We don’t want to hear this when we’re younger, but it’s true that what we put into our bodies will eventually affect us later in life. The foods we eat…
Polypharmacy describes the use of multiple drugs by a single patient to treat one or more conditions. It is most common among elderly patients, ages 65 and over. It is estimated to cause 100,000 deaths per year.
Causes, incidence and risk factors
Polypharmacy can be caused by a variety of factors including:
- Self-medicating without an accurate understanding of effects and reactions
- Patients being prescribed multiple medications by health professionals who are not aware of other parties involved
- Lack of communication and coordination between physician, nurse, and pharmacist
- An aging population with an increased number of treatment options
Signs and symptoms
Possible symptoms of polypharmacy include:
- Loss of appetite
- Tiredness or decreased alertness
Tests & Treatments
Physicians should be aware of all medications the patient is taking and potential side effects for each. Often, physicians will intervene by simplifying medications and lessening the amount a patient has to take. Taking multiple medications may cause more harm than good for patients, especially as they get older.
Several online support groups have been formed:
The potential for not taking medications as directed increases with the number of medications prescribed.
The risk of falls increases with the number of medications taken, with those taking four or more medications at the greatest risk of falling.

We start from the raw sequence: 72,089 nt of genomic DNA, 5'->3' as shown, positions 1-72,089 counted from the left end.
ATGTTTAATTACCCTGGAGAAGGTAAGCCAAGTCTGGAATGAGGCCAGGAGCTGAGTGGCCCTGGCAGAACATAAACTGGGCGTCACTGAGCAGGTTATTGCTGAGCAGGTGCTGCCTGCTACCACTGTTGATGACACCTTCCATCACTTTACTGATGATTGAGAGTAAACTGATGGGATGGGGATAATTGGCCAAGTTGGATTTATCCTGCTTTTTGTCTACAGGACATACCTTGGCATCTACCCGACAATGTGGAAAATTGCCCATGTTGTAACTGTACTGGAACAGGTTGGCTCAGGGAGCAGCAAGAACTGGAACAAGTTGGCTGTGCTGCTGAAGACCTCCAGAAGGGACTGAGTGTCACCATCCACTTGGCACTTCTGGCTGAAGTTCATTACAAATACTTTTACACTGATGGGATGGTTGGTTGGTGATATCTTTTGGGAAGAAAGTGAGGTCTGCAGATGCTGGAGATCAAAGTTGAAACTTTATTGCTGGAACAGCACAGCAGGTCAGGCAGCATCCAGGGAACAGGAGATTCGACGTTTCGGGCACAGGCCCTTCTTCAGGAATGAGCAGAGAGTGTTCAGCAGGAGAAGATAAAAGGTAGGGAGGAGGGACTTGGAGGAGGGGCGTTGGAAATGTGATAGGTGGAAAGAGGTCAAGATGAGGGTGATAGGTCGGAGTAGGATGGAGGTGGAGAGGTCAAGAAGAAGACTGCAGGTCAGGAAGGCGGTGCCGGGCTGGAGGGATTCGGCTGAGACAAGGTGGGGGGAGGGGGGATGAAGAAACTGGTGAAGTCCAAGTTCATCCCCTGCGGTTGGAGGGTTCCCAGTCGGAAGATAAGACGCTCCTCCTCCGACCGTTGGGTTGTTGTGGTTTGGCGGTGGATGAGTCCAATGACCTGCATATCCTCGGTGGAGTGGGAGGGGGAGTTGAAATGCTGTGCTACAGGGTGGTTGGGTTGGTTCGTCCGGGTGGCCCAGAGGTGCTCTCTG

When to call your health care provider
You should call your health care provider if you begin to feel defeated by the medications that have been prescribed. Malnourishment, urinary incontinence, falls and cognitive impairment are also areas of concern.
It is best to encourage open communication between the pharmacist, nurse, and physician. Patients should keep a detailed medication history that includes all medications, the schedule of treatment and the reason or indication for each medication. Sometimes, medications can be taken less frequently or at a different time of the day.
Golchin, N., Frank, S. H., Vince, A., Isham, L., & Meropol, S. B. (2015). Polypharmacy in the elderly. Journal of research in pharmacy practice, 4(2), 85.
Hammond, T., & Wilson, A. (2013). Polypharmacy and falls in the elderly: a literature review. Nursing and midwifery studies, 2(2), 171-175.
News and Patient Stories: Polypharmacy
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